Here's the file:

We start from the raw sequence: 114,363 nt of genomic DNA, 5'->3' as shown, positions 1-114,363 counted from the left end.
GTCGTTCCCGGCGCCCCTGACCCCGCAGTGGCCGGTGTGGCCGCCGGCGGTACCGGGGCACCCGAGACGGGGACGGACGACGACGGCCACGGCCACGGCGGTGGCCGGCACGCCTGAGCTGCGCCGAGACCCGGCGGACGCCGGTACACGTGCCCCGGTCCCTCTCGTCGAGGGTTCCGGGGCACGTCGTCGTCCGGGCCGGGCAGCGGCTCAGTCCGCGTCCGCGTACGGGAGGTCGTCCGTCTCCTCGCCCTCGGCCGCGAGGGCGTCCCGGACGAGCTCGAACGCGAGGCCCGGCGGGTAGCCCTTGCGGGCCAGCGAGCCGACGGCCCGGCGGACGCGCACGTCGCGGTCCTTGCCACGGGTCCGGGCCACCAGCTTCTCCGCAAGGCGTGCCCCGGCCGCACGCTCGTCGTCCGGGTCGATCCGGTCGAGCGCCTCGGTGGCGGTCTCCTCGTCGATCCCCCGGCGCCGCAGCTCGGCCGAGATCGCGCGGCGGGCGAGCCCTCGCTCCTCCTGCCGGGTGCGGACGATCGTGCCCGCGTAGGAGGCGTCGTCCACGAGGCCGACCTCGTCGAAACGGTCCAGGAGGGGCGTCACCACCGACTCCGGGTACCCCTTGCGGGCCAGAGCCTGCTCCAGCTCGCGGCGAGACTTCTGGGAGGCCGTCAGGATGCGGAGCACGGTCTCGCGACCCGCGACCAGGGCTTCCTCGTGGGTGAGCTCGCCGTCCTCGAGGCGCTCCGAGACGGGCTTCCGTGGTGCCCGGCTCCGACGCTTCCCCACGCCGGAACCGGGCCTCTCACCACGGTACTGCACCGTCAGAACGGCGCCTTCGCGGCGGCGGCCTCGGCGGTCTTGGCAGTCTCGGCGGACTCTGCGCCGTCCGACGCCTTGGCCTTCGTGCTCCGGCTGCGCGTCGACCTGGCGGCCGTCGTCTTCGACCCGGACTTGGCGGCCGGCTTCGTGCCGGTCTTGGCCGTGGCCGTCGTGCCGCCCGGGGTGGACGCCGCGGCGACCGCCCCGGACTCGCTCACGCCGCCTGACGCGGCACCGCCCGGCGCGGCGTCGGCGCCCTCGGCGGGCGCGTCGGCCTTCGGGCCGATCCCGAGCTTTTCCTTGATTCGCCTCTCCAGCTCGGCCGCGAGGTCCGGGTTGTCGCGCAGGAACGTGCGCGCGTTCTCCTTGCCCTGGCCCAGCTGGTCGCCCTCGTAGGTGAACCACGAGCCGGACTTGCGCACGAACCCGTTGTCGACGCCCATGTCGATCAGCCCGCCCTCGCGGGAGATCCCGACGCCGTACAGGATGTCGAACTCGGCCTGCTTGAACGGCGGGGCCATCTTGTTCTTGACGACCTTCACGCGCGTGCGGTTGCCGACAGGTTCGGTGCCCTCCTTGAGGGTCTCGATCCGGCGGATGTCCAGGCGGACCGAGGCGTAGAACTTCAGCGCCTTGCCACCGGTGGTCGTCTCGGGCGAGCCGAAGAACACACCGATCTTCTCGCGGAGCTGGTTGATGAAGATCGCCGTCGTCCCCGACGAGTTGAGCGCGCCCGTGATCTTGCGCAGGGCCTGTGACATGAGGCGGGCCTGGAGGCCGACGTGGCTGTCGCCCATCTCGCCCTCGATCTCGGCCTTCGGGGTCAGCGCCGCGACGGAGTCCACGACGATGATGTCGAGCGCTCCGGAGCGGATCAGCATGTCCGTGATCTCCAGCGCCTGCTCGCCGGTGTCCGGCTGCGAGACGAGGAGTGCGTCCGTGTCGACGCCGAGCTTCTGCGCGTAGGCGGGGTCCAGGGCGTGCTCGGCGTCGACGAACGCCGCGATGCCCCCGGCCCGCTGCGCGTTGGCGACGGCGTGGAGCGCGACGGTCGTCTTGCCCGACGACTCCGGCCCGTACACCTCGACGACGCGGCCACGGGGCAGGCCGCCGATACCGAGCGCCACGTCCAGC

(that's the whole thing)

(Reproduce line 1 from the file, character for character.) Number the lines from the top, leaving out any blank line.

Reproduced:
We start from the raw sequence: 114,363 nt of genomic DNA, 5'->3' as shown, positions 1-114,363 counted from the left end.